By drilling the Red Flops the Yankees improved their season mark to 60-45 and they lead the second-place Toronto Blue Jays by 5 1/2 games in the American League East. The Red Flops fell to a dismal 47-60 mark and they are 14 games back in last place.
- McCann was 2-for-5 with a single, a home run, one run scored and four RBIs. McCann is simply a different player at home. He is batting .298 with 11 home runs and 34 RBIs at Yankee Stadium and he is hitting a lousy .218 with six homers and 27 RBIs on the road. His low road average is one reason he is hitting just .252 on the season.
- Teixeira entered the day having homered four times in his past five games but against the Red Flops he settled for a pair RBI singles. His 2-for-5 night raised his season average to a season-high .268 with 29 home runs and 76 RBIs.
- Young has been the unsung hero of this team as the fourth outfielder. He is hammering left-handers to the tune of .371 but his 13th home run and his three RBIs came off a right-handed pitcher in Ogando. In limited play, Young is batting .268 with 13 homers and 36 RBIs. For that reason we might want to overlook the fielding mistake he made in the second inning.
Watching the Yankees scored nine runs (eight earned) off the Red Flops bullpen was just pleasing to see. Many pundits predicted disaster for the Yankees this season and chose the Red Sox to win the division. It would be nice to gather up all that excrement they spewed and have them eat it all.
The Yankees made only one trade-deadline deal and that was to acquire outfielder Dustin Ackley from the Seattle Mariners. Five days later, Ackley is on the 15-day disabled list. The Yankees placed the 27-year-old veteran on the DL on Tuesday with a right lumbar back strain that will sideline him until at least early September. Ackley said the injury did not occur when he was with the Mariners and that he first felt the pain in his back on Friday in Chicago. An MRI showed a herniated disk and he was given an epidural to relieve the discomfort. To replace Ackley on the roster the Yankees recalled right-hander Caleb Cotham from Triple-A Scranton/Wilkes-Barre. . . . The Yankees announced on Tuesday that outfielder Mason Williams will undergo season-ending shoulder surgery. William, 23, hurt his right shoulder diving back into first base in a game against the Tigers in Detroit on June 19. The surgery is scheduled for Friday. Williams batted .286 with a home run and three RBIs in eight games with the Yankees.
With one thrashing out of the way, the Yankees would like to demolish the Red Flops again on Wednesday.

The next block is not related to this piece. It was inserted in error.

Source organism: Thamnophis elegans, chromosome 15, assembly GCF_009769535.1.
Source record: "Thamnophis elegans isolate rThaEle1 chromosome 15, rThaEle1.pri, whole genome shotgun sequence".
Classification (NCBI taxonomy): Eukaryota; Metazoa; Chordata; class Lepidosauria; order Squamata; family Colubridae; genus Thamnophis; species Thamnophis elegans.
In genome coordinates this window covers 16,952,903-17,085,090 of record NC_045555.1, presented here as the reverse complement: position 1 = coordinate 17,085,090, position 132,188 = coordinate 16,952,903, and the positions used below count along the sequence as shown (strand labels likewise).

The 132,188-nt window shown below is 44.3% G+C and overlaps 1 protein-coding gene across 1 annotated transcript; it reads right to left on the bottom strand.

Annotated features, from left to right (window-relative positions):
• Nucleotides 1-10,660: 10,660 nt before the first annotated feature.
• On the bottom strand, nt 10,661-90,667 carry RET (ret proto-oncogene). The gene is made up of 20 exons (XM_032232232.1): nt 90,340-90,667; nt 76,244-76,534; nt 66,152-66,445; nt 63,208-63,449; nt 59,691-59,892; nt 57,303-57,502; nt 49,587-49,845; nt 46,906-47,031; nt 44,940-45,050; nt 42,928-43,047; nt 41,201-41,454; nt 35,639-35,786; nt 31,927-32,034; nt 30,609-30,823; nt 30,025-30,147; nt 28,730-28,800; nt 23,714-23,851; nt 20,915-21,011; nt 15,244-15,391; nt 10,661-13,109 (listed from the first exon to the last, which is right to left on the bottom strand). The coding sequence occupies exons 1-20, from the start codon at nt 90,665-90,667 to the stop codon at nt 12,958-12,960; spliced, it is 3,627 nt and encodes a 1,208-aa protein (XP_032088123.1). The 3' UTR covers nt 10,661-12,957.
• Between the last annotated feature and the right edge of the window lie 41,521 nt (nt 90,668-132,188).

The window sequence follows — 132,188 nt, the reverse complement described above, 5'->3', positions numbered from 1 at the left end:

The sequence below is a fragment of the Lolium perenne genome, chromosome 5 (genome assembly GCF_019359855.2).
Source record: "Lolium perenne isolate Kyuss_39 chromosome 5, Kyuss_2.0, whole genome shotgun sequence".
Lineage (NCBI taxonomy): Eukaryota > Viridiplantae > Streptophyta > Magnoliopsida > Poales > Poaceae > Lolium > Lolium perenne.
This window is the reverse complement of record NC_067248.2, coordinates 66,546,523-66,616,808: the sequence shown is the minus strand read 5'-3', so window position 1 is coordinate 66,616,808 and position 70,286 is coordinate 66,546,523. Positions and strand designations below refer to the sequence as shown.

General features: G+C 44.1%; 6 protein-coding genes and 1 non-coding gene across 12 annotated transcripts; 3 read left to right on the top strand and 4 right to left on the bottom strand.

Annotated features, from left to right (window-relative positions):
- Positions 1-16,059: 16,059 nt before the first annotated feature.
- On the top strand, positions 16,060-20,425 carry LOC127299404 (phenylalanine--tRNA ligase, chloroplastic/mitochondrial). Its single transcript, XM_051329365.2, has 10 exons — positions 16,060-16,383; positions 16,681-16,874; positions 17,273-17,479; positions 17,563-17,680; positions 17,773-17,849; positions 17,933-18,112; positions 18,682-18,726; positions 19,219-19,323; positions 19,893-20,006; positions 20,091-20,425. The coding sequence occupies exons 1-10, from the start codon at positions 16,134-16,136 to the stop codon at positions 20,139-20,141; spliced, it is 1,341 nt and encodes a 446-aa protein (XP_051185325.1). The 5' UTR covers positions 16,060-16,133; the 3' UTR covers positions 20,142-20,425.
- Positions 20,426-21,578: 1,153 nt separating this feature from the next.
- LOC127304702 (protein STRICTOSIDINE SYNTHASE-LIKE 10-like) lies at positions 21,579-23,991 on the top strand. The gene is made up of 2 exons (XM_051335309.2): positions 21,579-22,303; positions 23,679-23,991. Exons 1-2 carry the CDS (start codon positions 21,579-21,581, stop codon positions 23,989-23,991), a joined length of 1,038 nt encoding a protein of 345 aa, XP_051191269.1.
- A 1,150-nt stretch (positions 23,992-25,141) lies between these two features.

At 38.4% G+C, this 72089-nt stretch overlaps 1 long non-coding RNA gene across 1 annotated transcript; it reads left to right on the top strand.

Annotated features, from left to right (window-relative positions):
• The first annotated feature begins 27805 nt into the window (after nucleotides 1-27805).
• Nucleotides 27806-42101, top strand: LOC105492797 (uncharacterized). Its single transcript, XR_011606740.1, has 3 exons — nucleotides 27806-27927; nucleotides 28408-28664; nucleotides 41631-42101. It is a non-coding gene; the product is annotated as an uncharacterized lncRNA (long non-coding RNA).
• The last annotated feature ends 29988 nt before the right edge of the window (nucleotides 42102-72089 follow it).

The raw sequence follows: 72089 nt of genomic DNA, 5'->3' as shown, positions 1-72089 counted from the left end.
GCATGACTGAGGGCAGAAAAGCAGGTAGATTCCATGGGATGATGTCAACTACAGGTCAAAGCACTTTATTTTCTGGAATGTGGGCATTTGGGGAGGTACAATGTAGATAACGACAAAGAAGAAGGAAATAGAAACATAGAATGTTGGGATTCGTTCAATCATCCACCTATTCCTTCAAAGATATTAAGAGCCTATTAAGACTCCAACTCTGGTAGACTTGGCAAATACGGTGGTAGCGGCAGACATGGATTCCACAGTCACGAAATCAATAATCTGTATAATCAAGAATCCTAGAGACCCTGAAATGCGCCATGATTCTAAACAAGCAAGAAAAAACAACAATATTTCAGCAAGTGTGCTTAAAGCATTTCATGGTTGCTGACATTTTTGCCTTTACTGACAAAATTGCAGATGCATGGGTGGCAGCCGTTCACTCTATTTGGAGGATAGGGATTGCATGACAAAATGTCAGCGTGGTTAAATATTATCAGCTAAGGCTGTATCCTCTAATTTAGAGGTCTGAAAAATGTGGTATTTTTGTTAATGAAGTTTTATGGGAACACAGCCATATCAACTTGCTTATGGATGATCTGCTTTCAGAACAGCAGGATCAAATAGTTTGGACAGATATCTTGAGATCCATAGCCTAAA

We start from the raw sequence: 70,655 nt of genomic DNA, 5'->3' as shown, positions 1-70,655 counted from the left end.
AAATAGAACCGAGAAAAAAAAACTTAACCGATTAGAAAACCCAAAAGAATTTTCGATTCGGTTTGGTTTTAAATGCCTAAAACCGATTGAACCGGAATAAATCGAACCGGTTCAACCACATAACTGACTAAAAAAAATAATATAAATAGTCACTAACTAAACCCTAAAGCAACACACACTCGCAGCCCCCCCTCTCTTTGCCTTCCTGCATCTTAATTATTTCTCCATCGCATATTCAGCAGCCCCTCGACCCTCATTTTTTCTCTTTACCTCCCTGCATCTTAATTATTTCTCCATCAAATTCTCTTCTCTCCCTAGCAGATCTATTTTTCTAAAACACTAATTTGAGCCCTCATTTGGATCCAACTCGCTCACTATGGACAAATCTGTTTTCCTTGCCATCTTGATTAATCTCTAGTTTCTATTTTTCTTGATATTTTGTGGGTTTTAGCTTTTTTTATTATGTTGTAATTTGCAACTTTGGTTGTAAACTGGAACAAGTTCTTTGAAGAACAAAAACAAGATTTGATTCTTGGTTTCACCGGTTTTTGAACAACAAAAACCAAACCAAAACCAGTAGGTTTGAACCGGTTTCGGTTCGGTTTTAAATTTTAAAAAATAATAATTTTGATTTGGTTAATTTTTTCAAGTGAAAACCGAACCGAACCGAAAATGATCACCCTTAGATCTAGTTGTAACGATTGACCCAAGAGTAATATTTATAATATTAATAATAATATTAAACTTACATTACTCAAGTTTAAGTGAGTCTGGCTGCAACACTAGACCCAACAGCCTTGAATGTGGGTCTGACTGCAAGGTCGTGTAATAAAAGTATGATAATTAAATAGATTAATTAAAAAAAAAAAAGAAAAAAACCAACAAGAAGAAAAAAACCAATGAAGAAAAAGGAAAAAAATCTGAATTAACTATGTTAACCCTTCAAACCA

They have their No. 1 pitching prospect, right-hander Luis Severino, scheduled to make his Major-League debut in starting this game. Severino, 21, was quickly promoted from Double-A Trenton to Triple-A Scranton and he has been dominating there in his 11 starts. He was 7-0 with a microscopic 1.91 ERA.
The Red Flops will counter with right-handed knuckleballer Steven Wright (4-4, 453 ERA). The 30-year-old right-hander is coming off a two-run, six-hit effort in seven innings on Friday in which he defeated Chris Sale and the Chicago White Sox.
Game-time will be 7:05 p.m. EDT and the game will be broadcast nationally by ESPN and locally by the YES Network.
YANKEES 8, RED SOX 5
If ever there was a time to showcase your superiority over a hated rival and expose their weaknesses for the rest of the baseball world to see it would be on Sunday Night Baseball on ESPN in front of a national television audience. That is exactly what the Yankees did to the Red Sox at Fenway Park on Sunday.
Brett Gardner hit a three-run homer, Mark Teixeira blasted a two-run shot and Brian McCann drove in two runs with a double to lead an offensive onslaught that allowed New York to complete their first series sweep in Beantown since a five-game sweep on Aug. 18-21, 2006.
The red-hot Yankees have now won 10 of their past 12 games and they left the slumping Red Sox under .500 for the first time this season.
Behind Gardner, Teixeira and McCann the Yankees were able to build an 8-0 lead on the bewildered Bosox by the sixth inning, doing most of their damage against right-hander Joe Kelly.
With two out in the first inning and Gardner on first, Teixeira opened the scoring by launching his ninth home run of the season over the Green Monster in left-center off a Kelly slider.